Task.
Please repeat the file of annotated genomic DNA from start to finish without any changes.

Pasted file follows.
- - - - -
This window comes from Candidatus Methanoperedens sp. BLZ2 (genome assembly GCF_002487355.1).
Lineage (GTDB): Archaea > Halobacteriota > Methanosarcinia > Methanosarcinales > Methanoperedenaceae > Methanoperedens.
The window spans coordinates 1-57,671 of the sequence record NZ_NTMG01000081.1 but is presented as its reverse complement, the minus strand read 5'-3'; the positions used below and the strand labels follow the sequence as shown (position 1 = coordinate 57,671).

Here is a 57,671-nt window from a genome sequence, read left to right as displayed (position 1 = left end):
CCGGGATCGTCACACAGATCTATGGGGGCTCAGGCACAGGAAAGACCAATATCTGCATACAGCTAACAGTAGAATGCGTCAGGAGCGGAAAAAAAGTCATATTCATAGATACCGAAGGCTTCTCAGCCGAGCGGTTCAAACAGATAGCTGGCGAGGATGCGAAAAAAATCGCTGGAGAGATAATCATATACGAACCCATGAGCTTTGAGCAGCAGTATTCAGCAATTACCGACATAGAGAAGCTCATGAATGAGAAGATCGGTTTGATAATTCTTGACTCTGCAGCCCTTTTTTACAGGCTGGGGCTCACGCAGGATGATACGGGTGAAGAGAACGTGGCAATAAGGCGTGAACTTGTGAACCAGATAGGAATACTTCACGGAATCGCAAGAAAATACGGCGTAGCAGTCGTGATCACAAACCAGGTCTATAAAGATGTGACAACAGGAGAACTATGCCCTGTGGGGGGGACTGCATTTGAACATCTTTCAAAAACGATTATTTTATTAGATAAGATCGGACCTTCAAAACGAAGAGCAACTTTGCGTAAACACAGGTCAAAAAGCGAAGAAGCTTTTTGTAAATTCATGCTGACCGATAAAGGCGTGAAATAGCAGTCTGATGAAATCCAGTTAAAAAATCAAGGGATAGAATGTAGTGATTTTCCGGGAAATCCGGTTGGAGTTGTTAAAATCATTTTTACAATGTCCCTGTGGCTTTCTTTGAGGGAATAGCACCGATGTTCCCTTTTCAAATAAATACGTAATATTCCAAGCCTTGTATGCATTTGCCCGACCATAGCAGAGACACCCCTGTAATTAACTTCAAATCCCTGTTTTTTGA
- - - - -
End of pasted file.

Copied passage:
This window comes from Candidatus Methanoperedens sp. BLZ2 (genome assembly GCF_002487355.1).
Lineage (GTDB): Archaea > Halobacteriota > Methanosarcinia > Methanosarcinales > Methanoperedenaceae > Methanoperedens.
The window spans coordinates 1-57,671 of the sequence record NZ_NTMG01000081.1 but is presented as its reverse complement, the minus strand read 5'-3'; the positions used below and the strand labels follow the sequence as shown (position 1 = coordinate 57,671).

Here is a 57,671-nt window from a genome sequence, read left to right as displayed (position 1 = left end):
CCGGGATCGTCACACAGATCTATGGGGGCTCAGGCACAGGAAAGACCAATATCTGCATACAGCTAACAGTAGAATGCGTCAGGAGCGGAAAAAAAGTCATATTCATAGATACCGAAGGCTTCTCAGCCGAGCGGTTCAAACAGATAGCTGGCGAGGATGCGAAAAAAATCGCTGGAGAGATAATCATATACGAACCCATGAGCTTTGAGCAGCAGTATTCAGCAATTACCGACATAGAGAAGCTCATGAATGAGAAGATCGGTTTGATAATTCTTGACTCTGCAGCCCTTTTTTACAGGCTGGGGCTCACGCAGGATGATACGGGTGAAGAGAACGTGGCAATAAGGCGTGAACTTGTGAACCAGATAGGAATACTTCACGGAATCGCAAGAAAATACGGCGTAGCAGTCGTGATCACAAACCAGGTCTATAAAGATGTGACAACAGGAGAACTATGCCCTGTGGGGGGGACTGCATTTGAACATCTTTCAAAAACGATTATTTTATTAGATAAGATCGGACCTTCAAAACGAAGAGCAACTTTGCGTAAACACAGGTCAAAAAGCGAAGAAGCTTTTTGTAAATTCATGCTGACCGATAAAGGCGTGAAATAGCAGTCTGATGAAATCCAGTTAAAAAATCAAGGGATAGAATGTAGTGATTTTCCGGGAAATCCGGTTGGAGTTGTTAAAATCATTTTTACAATGTCCCTGTGGCTTTCTTTGAGGGAATAGCACCGATGTTCCCTTTTCAAATAAATACGTAATATTCCAAGCCTTGTATGCATTTGCCCGACCATAGCAGAGACACCCCTGTAATTAACTTCAAATCCCTGTTTTTTGA